Sierra Club, the largest environmental advocacy group in the United States, took $26 million in donations from the natural gas industry from 2007 to 2010, Time Magazine reported yesterday. In response to the article, Sierra Club's executive director Michael Brune wrote a column in the San Francisco Chronicle saying that he put a stop to the funds after he came on board in 2010.
Brune said that Sierra Club only decided to accept donations from the natural gas industry because Sierra Club's leaders at the time believed that natural gas was a safer, cleaner alternative to coal. The money helped fund Sierra Club's Beyond Coal campaign.
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Industry representatives continue to tout natural gas as an environmentally-friendly energy source. But natural gas has become increasingly less popular with environmental groups and researchers. Among scientists' concerns is that the fracturing process used to release natural gas could contaminate drinking water supplies.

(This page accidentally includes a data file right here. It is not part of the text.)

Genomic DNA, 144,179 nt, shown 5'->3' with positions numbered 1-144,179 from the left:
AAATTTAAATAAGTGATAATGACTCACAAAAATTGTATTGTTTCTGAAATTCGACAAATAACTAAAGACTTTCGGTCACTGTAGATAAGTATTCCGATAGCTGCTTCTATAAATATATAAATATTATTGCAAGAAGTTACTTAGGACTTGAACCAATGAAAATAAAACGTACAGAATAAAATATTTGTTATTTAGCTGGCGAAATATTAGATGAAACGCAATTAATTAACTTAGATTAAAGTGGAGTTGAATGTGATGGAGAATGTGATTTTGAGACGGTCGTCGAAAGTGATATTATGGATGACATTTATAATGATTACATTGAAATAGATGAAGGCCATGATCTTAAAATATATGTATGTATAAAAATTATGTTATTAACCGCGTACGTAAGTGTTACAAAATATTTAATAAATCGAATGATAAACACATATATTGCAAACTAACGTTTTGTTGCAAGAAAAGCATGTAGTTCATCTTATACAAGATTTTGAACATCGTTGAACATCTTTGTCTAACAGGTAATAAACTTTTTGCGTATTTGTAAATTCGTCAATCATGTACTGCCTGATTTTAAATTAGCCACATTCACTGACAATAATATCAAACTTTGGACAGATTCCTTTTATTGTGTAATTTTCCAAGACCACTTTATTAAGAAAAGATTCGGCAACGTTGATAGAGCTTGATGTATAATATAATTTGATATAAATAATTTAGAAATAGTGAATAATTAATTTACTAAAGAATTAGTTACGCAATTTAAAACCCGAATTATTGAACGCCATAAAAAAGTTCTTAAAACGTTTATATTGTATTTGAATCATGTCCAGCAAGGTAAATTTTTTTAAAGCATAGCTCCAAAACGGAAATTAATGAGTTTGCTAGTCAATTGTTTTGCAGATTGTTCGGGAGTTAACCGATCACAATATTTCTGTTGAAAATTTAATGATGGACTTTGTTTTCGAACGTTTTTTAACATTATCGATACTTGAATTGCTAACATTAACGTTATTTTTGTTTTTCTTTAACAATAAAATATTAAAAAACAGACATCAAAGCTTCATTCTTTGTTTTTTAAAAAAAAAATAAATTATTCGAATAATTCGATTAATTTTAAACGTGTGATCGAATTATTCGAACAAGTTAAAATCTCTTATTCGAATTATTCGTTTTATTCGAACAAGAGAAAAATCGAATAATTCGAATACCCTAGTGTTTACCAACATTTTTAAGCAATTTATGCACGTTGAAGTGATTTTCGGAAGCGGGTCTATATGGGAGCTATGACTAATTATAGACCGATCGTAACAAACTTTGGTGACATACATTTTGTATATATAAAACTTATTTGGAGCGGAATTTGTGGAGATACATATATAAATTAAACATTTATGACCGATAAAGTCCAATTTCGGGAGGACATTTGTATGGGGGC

"By the time I assumed leadership of the Club in March 2010, our view of natural gas had changed — so I made sure our policy did, too," wrote Brune.
The club decided to turn down another $30 million offered by the industry. Most of the money had come from Aubrey McClendon, CEO of Chesapeake Energy, one of the biggest gas drilling and fracturing companies in the United States, reported Time.
Sierra Club's former executive director Carl Pope was a vocal proponent of natural gas. Time said that Pope had accompanied Chesapeake’s McClendon on trips promoting natural gas "even as millions of dollars of McClendon’s money was flowing to Sierra Club anonymously."